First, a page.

Following A Healthy Lifestyle May Reduce The Genetic Risk Of Cancer, Study Finds

A new study conducted by researchers from the American Association for Cancer Research explored how consumers’ lifestyles can impact their risk of developing cancer.

According to their findings, adopting healthy habits may reduce the risk of developing cancer — even when a genetic risk is present.

For the study, the researchers were interested in determining participants’ risk of developing cancer-based on their individual lifestyles and genetics.


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While a polygenic risk score (PRS) is typically used to gauge consumers’ risk of developing specific types of cancers, the team was more interested in figuring out the likelihood that participants would develop any type of cancer.

“A PRS indicating risk of a certain cancer is important but not enough,” said researcher Guangfu Jin. “We tried to create an indicator — the cancer polygenic risk score (CPRS) — to measure the genetic risk of cancer as a whole.”

The team calculated CPRS for men and women separately and then utilized data from the U.K. Biobank to put their findings to the test.

More than 200,000 men and 230,000 women answered questions about their lifestyles, including diet, physical activity, and drinking and smoking habits.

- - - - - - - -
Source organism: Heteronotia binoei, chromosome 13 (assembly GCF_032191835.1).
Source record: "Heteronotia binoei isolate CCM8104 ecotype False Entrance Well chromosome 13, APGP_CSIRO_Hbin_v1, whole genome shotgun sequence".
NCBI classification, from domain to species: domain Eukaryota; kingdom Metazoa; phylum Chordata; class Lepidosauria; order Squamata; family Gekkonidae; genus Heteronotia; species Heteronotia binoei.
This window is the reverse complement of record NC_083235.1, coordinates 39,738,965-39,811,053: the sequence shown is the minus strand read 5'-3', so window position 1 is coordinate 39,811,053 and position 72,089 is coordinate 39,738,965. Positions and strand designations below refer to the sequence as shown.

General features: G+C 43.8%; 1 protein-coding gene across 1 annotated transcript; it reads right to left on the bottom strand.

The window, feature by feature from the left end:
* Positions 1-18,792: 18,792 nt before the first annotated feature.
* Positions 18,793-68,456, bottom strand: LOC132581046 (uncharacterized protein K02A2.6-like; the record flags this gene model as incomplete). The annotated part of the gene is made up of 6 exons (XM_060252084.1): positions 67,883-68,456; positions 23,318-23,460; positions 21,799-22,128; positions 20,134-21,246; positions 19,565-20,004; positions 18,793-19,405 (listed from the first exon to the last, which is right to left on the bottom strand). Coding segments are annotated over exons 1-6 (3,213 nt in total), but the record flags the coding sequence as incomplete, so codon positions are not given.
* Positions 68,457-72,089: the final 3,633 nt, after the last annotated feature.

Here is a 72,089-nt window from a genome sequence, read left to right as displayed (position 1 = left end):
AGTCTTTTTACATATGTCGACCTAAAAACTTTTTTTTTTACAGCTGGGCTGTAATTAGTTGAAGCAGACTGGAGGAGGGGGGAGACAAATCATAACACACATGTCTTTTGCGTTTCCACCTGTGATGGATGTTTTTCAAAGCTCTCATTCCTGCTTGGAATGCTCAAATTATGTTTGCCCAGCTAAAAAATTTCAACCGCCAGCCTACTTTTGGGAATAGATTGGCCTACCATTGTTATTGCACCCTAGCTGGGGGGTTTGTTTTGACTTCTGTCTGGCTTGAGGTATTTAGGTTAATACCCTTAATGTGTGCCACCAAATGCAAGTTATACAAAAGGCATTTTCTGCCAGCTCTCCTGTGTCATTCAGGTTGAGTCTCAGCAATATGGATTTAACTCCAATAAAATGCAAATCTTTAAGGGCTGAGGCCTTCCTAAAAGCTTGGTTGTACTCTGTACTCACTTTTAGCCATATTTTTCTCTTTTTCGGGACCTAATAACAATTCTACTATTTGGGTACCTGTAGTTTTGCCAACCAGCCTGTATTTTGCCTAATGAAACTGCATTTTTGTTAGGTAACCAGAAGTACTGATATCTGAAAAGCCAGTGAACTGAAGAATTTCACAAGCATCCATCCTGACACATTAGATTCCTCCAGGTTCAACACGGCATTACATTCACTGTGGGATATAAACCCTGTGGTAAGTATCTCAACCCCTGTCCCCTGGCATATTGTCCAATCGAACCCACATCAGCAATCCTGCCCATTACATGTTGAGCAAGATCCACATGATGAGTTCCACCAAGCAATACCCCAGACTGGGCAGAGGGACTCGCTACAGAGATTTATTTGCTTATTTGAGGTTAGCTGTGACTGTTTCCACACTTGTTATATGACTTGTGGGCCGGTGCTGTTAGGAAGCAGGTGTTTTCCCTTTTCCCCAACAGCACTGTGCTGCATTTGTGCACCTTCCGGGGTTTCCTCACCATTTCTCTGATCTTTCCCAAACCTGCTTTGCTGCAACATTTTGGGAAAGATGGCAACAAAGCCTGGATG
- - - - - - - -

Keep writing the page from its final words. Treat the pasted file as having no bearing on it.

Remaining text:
More than 200,000 men and 230,000 women answered questions about their lifestyles, including diet, physical activity, and drinking and smoking habits. The researchers also assessed the participants’ family backgrounds to determine the genetic component of their cancer risk.

Healthy lifestyles lower cancer risk

The study showed that those with the most unhealthy lifestyles and the highest genetic risk of cancer were the most likely to develop the disease; women were nearly 2.4 times as likely to be diagnosed with cancer, while men were nearly three times as likely to receive a cancer diagnosis. However, having a higher genetic risk didn’t mean participants were guaranteed to develop cancer; the researchers found that healthy habits helped protect consumers.

Women with healthy lifestyles and high genetic risks were 3.69 times as likely to develop cancer within five years, compared to women with unhealthy lifestyles who were more than 5.7 times as likely to get a cancer diagnosis in that time frame.

Women with healthy lifestyles and high genetic risks were 3.69 times as likely to develop cancer within five years, compared to women with unhealthy lifestyles who were more than 5.7 times as likely to get a cancer diagnosis in that time frame.

Men with unhealthy lifestyles were the most susceptible to cancer, as poor health and a genetic predisposition made men more than seven times more likely to be diagnosed with cancer within five years.

The findings highlight the importance of sticking to healthy habits, including regular physical activity, avoiding smoking, and maintaining a healthy diet reports Consumer Affairs.

“This suggests that almost everyone is susceptible to at least one type of cancer,” Jin said. “It further indicates the importance of adherence to a healthy lifestyle for everyone.”

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